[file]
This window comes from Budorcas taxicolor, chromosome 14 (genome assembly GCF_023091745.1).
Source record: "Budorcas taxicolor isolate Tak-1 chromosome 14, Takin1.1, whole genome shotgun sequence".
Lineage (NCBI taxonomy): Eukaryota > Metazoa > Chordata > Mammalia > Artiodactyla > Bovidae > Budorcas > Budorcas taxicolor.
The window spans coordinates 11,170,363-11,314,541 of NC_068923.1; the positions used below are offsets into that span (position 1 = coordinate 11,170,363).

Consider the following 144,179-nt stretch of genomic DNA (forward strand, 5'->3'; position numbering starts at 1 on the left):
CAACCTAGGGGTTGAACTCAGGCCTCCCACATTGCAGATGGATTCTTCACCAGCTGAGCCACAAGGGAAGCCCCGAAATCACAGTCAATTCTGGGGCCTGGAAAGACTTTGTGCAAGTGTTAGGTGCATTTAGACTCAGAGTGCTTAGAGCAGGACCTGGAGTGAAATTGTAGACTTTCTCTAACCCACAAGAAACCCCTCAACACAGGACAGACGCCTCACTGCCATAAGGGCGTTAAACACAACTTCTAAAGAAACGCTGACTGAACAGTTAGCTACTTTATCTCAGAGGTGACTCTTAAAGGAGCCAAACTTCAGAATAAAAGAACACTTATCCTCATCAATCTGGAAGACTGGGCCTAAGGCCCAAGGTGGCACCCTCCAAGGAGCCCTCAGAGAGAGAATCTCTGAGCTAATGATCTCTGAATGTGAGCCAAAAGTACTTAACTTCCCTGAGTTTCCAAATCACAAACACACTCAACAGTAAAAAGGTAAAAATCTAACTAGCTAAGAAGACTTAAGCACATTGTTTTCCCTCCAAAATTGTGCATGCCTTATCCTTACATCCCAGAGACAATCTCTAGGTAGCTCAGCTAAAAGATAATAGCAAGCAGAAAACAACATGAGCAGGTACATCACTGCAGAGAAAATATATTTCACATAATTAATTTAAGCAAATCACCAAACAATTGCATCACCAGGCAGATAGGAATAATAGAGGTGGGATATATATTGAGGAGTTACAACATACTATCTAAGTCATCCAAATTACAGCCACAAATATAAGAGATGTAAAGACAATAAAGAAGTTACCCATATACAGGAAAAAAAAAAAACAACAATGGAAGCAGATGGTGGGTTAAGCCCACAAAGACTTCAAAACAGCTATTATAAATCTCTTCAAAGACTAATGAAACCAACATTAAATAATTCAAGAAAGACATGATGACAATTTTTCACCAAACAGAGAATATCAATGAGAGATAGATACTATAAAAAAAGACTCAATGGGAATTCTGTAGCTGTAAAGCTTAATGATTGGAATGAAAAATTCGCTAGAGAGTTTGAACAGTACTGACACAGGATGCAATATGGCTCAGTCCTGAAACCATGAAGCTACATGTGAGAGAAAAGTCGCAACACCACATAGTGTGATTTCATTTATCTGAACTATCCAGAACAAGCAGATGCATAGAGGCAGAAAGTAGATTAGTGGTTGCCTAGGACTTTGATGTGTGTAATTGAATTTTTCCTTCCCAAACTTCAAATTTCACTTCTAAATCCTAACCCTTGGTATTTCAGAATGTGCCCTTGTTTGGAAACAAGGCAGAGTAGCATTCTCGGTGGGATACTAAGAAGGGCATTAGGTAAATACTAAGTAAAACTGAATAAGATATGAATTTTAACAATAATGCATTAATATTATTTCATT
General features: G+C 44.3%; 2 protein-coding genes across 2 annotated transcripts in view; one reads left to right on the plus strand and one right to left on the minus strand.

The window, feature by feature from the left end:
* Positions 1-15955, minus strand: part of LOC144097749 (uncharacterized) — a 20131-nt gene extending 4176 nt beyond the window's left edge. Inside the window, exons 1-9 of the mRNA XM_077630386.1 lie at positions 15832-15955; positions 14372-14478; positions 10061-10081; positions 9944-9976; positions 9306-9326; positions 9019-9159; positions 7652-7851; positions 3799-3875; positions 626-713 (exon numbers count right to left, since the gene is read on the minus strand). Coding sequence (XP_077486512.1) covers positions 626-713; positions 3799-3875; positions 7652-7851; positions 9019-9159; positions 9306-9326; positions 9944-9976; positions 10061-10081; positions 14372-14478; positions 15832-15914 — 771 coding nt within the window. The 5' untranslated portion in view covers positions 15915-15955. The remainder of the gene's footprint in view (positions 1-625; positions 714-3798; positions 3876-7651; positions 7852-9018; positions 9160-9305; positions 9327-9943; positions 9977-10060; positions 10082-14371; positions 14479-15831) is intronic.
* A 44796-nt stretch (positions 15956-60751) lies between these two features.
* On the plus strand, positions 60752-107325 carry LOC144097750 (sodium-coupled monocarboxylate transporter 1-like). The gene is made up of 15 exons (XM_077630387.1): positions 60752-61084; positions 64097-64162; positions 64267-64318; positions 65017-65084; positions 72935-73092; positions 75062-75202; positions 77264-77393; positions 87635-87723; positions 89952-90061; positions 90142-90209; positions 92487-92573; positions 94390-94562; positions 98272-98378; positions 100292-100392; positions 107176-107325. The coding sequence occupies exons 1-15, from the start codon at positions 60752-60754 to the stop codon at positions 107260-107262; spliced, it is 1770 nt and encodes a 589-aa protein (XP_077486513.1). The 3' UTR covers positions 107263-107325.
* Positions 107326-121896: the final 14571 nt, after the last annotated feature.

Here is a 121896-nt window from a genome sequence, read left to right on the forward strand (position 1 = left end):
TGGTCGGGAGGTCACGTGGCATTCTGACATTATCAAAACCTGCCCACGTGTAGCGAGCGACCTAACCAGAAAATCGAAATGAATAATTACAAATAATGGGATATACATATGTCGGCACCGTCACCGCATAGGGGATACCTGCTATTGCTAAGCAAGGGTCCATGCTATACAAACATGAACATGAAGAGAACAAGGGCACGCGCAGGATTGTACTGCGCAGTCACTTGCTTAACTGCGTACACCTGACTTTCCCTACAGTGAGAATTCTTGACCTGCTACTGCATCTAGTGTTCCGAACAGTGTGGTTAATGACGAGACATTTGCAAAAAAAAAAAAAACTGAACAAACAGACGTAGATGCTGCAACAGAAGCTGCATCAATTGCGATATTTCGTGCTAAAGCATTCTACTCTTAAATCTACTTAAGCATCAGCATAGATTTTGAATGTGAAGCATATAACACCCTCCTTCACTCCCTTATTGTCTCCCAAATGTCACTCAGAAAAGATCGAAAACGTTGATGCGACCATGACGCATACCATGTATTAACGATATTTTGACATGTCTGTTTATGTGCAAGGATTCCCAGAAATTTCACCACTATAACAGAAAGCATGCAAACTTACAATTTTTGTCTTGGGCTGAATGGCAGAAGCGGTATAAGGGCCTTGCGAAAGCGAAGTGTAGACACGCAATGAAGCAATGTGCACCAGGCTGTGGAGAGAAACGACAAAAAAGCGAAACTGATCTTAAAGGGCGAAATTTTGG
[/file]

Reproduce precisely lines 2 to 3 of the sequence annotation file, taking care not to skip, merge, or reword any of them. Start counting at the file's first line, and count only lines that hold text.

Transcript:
Source record: "Budorcas taxicolor isolate Tak-1 chromosome 14, Takin1.1, whole genome shotgun sequence".
Lineage (NCBI taxonomy): Eukaryota > Metazoa > Chordata > Mammalia > Artiodactyla > Bovidae > Budorcas > Budorcas taxicolor.